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MFA Comments on Dodd-Frank Act


On September 22, 2010, the Managed Funds Association submitted initial comments to the Securities and Exchange Commission and the Commodity Futures Trading Commission on regulatory topics under the Dodd-Frank Wall Street Reform and Consumer Protection Act. The MFA’s comments reflected concerns that the broad wording of the Dodd-Frank Act would result in certain provisions being inappropriately applied to private investment funds. To address these concerns, the MFA proposed that:

  • the SEC not create a self-regulatory organization to oversee investment advisers;
  • the SEC and the CFTC adopt guidance clarifying the criteria relevant to determining whether an investment adviser or a CTA that is registered with one of the agencies can rely on the relevant exemption from registration with the other agency;
  • strong confidentiality safeguards be put in place to protect proprietary information of private fund advisers provided to the SEC or CFTC;
  • appropriate implementation periods be provided to allow market participants time to adjust to any change in the definitions of “accredited investor” or “qualified client;”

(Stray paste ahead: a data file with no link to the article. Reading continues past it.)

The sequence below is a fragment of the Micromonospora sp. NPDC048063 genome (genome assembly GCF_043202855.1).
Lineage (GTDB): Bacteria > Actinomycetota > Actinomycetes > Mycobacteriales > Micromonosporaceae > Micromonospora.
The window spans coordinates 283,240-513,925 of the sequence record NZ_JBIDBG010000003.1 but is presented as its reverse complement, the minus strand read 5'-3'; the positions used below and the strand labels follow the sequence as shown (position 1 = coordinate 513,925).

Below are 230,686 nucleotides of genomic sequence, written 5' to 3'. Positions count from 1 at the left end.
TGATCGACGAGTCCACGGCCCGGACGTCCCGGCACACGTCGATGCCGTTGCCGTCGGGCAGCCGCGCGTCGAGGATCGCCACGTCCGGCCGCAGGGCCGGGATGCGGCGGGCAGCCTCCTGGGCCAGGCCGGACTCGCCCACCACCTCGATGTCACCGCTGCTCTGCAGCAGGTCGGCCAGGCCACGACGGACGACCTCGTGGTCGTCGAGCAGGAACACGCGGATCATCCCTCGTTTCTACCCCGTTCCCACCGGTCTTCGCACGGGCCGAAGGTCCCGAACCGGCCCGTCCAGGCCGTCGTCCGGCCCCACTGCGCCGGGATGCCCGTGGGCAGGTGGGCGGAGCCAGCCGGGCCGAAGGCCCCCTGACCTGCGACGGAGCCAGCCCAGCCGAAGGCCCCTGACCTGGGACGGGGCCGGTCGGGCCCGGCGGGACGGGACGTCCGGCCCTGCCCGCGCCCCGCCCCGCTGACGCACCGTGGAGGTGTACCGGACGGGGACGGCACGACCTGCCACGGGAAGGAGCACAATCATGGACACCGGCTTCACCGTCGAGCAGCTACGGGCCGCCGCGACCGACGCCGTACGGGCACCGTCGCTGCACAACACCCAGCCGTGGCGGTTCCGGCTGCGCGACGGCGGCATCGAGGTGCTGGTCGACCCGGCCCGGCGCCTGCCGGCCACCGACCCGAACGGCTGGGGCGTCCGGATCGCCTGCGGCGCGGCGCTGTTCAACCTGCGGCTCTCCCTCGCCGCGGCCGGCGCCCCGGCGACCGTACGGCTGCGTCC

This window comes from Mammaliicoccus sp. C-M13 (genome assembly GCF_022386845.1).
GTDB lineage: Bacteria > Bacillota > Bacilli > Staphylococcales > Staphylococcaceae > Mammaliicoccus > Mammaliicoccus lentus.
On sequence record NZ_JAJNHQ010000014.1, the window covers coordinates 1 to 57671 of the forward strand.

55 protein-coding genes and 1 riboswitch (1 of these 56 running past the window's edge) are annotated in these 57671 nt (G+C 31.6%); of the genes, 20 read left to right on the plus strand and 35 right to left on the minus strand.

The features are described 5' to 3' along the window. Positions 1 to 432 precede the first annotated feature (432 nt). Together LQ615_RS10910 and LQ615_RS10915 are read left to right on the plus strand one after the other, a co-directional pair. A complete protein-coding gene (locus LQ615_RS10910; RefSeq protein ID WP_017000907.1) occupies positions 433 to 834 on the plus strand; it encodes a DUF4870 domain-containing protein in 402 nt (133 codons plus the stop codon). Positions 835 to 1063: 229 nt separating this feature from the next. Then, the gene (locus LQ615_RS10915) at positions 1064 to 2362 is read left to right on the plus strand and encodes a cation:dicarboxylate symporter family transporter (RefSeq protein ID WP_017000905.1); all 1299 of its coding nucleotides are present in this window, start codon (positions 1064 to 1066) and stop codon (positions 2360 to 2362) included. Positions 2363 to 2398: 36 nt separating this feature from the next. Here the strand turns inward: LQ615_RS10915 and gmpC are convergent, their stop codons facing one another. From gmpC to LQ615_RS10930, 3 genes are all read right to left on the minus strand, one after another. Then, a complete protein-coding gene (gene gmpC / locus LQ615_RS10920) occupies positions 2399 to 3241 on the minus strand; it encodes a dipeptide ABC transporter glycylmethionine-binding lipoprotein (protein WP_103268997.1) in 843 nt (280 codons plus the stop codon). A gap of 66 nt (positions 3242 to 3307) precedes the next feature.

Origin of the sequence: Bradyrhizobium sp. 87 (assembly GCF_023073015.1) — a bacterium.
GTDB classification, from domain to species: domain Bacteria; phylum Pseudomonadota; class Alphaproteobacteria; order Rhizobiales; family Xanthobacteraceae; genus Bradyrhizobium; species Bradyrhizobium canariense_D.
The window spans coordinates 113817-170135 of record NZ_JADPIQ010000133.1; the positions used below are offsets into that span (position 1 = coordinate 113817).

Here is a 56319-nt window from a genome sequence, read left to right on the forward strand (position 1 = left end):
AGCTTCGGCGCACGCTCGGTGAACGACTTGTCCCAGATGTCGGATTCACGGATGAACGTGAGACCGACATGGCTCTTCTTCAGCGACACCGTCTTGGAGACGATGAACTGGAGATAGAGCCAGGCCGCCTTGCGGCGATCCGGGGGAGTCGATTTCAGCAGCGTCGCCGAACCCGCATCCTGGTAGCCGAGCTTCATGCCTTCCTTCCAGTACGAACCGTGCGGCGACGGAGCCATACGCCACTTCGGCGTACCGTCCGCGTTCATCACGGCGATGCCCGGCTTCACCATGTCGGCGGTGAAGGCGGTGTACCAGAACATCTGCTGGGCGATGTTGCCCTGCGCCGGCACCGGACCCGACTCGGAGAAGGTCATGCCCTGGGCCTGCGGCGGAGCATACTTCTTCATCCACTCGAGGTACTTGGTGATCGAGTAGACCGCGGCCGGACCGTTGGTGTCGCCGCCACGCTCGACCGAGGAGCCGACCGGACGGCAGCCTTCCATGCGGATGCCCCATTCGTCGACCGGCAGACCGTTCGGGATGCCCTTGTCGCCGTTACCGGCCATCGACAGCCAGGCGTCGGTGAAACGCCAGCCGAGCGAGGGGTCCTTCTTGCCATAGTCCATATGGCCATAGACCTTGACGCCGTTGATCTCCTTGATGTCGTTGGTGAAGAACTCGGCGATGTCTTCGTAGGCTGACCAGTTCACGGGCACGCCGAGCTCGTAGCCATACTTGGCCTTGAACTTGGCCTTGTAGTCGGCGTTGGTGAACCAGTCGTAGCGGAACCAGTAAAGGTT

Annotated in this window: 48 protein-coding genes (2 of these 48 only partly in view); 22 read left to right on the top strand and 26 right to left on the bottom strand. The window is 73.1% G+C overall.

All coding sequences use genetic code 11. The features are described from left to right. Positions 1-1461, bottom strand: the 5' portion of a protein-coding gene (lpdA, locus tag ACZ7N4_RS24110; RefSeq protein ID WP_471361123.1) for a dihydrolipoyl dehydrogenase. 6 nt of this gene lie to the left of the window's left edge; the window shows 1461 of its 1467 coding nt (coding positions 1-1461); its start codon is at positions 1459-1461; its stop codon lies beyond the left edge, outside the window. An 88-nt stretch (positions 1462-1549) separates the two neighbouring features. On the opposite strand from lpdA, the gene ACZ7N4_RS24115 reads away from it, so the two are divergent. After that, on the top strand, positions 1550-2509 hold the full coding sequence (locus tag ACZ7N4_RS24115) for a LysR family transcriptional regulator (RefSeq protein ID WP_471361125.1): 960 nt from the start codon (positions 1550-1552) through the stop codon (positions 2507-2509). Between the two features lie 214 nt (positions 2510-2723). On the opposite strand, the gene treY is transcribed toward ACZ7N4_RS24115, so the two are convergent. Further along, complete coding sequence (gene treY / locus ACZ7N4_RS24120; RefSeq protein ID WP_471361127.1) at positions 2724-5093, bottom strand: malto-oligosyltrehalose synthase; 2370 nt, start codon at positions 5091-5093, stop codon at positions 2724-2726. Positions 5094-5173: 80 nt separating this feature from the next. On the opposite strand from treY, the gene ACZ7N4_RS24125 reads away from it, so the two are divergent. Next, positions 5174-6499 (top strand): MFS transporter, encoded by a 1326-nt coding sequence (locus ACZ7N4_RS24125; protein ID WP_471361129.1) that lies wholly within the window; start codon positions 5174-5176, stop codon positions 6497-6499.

• the SEC define “accredited investor” to include “knowledgeable employees” of a private investment fund and amend Rule 3c-5 under the Investment Company Act of 1940 to expand the types of employees who can qualify as “knowledgeable employees” under that Rule;
  • the SEC and CFTC define “Security-Based Swap Dealer” (“SSD”) to exclude those market participants who are not in the business of buying and selling securities as well as those who buy and sell for their own account;
  • the SEC and CFTC exclude swap customers from SSD registration and regulation with respect to their cleared security-based swaps;
  • in setting capital requirements for non-bank Major Security-Based Swap Participants (“MSSPs”), the SEC and CFTC count collateral posted by such non-bank MSSPs towards any capital requirements;
  • position limits not be imposed on swaps;
  • the SEC not apply rules prohibiting incentive-based compensation to advisers of private investment funds;
  • the SEC retain the existing reporting periods under Section 13(d) and Section 16(a) of the Securities Exchange Act of 1934; and
  • the SEC not impose a new standard of conduct for investment advisers with retail customers.